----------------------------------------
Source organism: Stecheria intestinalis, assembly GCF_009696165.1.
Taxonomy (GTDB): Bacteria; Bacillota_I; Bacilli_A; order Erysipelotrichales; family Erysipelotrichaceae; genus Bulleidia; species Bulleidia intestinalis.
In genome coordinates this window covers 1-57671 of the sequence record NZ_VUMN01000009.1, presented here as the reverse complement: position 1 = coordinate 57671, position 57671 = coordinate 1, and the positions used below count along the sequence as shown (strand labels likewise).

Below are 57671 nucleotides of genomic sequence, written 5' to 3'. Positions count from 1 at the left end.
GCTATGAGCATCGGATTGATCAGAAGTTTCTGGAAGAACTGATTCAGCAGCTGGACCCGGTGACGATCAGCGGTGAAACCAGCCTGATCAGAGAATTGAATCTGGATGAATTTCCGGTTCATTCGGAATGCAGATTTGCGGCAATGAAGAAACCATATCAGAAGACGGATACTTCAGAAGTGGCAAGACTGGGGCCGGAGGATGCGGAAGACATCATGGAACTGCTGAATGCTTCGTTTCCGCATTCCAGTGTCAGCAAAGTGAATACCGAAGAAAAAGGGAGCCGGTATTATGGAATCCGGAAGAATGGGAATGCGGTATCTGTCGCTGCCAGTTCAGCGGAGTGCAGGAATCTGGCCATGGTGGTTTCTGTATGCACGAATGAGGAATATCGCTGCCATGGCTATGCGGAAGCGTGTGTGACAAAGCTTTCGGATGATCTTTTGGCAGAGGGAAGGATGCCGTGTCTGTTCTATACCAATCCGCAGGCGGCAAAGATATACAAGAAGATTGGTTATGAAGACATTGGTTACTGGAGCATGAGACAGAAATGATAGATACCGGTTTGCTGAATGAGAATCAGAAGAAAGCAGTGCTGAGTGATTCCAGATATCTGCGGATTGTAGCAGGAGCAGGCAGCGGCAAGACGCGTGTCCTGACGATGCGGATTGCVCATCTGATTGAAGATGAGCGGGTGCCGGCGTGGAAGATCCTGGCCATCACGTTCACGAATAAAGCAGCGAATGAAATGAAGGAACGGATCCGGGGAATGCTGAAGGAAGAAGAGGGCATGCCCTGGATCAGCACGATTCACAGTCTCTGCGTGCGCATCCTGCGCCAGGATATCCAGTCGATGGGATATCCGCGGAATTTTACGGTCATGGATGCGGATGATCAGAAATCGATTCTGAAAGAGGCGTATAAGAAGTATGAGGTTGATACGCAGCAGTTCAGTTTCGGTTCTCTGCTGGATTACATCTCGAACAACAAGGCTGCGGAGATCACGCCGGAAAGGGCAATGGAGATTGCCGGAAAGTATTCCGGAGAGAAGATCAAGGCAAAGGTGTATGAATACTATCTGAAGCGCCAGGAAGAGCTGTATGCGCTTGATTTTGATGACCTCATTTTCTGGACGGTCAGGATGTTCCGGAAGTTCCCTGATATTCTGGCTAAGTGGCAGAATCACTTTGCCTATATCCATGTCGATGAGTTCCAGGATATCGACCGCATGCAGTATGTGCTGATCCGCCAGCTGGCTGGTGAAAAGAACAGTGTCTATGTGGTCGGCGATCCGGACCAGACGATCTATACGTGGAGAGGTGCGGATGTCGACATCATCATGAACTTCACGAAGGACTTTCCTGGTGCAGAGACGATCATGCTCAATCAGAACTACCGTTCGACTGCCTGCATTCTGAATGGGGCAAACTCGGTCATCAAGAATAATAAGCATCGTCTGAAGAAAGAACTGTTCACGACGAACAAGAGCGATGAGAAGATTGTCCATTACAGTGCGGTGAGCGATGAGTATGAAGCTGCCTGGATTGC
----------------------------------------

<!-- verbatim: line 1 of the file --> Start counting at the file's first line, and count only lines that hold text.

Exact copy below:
Source organism: Stecheria intestinalis, assembly GCF_009696165.1.